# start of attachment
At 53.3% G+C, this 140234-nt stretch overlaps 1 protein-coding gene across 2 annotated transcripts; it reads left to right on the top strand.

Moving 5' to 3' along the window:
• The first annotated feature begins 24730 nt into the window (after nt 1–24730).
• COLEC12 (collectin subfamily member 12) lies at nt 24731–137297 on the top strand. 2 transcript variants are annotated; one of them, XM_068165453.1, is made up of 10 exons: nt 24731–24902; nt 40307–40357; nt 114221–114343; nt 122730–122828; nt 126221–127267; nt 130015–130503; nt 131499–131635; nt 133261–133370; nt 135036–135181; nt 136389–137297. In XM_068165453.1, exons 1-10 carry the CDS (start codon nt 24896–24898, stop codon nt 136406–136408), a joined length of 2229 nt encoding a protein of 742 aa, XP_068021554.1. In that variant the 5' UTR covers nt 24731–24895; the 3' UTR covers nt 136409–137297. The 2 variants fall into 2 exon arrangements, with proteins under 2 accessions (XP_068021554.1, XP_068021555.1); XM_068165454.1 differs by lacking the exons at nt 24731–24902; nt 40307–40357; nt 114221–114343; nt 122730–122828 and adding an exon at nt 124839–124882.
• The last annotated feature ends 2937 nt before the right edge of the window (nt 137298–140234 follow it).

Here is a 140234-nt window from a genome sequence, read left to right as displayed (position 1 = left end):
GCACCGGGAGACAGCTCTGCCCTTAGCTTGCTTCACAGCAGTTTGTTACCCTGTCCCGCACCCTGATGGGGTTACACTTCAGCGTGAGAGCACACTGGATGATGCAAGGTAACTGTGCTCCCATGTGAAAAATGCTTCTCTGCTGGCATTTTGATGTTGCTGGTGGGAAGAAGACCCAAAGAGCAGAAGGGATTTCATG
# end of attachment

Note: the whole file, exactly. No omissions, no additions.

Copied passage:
At 53.3% G+C, this 140234-nt stretch overlaps 1 protein-coding gene across 2 annotated transcripts; it reads left to right on the top strand.

Moving 5' to 3' along the window:
• The first annotated feature begins 24730 nt into the window (after nt 1–24730).
• COLEC12 (collectin subfamily member 12) lies at nt 24731–137297 on the top strand. 2 transcript variants are annotated; one of them, XM_068165453.1, is made up of 10 exons: nt 24731–24902; nt 40307–40357; nt 114221–114343; nt 122730–122828; nt 126221–127267; nt 130015–130503; nt 131499–131635; nt 133261–133370; nt 135036–135181; nt 136389–137297. In XM_068165453.1, exons 1-10 carry the CDS (start codon nt 24896–24898, stop codon nt 136406–136408), a joined length of 2229 nt encoding a protein of 742 aa, XP_068021554.1. In that variant the 5' UTR covers nt 24731–24895; the 3' UTR covers nt 136409–137297. The 2 variants fall into 2 exon arrangements, with proteins under 2 accessions (XP_068021554.1, XP_068021555.1); XM_068165454.1 differs by lacking the exons at nt 24731–24902; nt 40307–40357; nt 114221–114343; nt 122730–122828 and adding an exon at nt 124839–124882.
• The last annotated feature ends 2937 nt before the right edge of the window (nt 137298–140234 follow it).

Here is a 140234-nt window from a genome sequence, read left to right as displayed (position 1 = left end):
GCACCGGGAGACAGCTCTGCCCTTAGCTTGCTTCACAGCAGTTTGTTACCCTGTCCCGCACCCTGATGGGGTTACACTTCAGCGTGAGAGCACACTGGATGATGCAAGGTAACTGTGCTCCCATGTGAAAAATGCTTCTCTGCTGGCATTTTGATGTTGCTGGTGGGAAGAAGACCCAAAGAGCAGAAGGGATTTCATG